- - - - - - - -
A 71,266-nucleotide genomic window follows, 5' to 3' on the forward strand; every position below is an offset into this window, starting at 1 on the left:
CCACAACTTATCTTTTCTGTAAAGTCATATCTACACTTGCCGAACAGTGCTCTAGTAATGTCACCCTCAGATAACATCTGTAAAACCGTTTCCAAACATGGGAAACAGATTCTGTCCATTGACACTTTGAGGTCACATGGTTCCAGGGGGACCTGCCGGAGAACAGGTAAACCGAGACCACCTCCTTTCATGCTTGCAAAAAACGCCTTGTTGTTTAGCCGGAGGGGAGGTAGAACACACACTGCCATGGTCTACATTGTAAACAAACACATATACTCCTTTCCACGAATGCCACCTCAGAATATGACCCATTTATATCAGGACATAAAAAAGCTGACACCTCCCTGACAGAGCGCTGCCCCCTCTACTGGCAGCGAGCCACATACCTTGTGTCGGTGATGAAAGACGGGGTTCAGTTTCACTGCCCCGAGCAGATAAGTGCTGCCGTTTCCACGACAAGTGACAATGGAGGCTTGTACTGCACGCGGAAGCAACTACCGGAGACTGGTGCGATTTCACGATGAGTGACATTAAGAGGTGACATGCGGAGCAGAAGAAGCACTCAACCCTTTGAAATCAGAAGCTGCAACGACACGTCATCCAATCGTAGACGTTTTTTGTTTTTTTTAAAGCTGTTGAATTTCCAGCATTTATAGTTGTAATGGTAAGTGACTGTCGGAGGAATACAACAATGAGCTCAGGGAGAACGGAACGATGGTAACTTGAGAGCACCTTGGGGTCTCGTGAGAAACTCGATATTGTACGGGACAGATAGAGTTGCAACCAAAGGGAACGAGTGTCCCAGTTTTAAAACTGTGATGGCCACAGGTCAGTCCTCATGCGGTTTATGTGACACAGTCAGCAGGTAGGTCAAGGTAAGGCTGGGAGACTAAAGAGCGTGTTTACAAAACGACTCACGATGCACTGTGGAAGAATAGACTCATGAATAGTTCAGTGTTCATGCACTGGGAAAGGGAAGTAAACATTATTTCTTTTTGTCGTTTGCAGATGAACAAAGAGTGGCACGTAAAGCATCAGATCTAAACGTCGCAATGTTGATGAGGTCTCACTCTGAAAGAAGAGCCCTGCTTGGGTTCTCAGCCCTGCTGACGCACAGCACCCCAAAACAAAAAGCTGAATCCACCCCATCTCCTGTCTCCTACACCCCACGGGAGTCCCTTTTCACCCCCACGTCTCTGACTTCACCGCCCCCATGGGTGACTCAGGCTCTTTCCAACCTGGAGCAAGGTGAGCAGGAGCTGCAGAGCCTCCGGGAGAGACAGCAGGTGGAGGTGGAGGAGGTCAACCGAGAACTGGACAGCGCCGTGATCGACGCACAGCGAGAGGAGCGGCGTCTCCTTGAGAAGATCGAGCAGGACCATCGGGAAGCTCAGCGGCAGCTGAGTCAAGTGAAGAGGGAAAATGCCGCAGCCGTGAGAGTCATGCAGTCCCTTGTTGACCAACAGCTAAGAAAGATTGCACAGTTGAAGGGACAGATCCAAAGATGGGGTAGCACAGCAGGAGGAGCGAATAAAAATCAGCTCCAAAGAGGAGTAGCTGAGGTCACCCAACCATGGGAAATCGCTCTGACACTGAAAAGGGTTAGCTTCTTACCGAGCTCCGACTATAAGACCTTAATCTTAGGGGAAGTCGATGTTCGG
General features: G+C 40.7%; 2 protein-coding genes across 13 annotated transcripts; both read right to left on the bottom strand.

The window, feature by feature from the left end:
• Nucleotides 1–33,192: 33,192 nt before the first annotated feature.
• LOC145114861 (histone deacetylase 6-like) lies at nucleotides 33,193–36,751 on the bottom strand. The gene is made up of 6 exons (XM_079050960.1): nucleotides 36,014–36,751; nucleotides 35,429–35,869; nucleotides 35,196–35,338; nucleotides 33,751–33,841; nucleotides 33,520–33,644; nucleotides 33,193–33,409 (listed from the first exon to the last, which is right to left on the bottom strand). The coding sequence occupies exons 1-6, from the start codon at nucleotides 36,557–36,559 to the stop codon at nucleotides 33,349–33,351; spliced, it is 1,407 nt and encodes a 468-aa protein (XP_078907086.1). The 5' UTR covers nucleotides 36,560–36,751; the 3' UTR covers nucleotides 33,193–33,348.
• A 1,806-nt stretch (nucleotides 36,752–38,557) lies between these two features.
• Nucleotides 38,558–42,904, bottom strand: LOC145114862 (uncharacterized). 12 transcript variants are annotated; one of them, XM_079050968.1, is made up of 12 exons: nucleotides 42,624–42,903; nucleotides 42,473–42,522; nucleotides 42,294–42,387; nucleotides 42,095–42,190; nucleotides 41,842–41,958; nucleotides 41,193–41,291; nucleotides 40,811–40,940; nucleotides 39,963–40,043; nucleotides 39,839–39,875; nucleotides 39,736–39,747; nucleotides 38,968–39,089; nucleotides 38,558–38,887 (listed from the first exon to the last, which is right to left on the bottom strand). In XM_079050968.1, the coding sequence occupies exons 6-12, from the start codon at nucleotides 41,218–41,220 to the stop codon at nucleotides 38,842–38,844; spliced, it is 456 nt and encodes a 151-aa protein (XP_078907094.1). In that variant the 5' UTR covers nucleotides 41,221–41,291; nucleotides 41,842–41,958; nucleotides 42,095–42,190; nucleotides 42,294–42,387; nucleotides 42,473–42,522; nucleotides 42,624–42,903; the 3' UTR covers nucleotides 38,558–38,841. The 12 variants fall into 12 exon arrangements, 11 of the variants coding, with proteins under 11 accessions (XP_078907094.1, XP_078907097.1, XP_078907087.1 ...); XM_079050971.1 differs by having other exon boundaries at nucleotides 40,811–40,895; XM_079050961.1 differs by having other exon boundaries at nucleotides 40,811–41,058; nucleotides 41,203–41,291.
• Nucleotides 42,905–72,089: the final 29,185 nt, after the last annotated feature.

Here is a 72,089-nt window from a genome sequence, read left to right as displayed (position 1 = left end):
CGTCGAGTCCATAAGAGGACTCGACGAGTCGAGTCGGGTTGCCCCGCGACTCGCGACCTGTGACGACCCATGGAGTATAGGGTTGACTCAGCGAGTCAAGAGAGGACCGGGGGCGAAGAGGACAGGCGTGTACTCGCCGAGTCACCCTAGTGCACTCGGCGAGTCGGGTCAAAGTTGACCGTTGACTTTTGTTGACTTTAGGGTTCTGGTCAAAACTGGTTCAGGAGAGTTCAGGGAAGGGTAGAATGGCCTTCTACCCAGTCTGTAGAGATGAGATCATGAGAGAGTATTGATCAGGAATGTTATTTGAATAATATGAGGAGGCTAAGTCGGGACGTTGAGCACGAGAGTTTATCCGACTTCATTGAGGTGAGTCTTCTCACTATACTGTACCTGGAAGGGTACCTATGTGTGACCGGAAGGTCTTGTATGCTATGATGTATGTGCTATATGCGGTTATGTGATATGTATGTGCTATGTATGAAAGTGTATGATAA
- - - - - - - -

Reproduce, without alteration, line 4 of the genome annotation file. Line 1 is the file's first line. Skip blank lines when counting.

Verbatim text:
The window, feature by feature from the left end: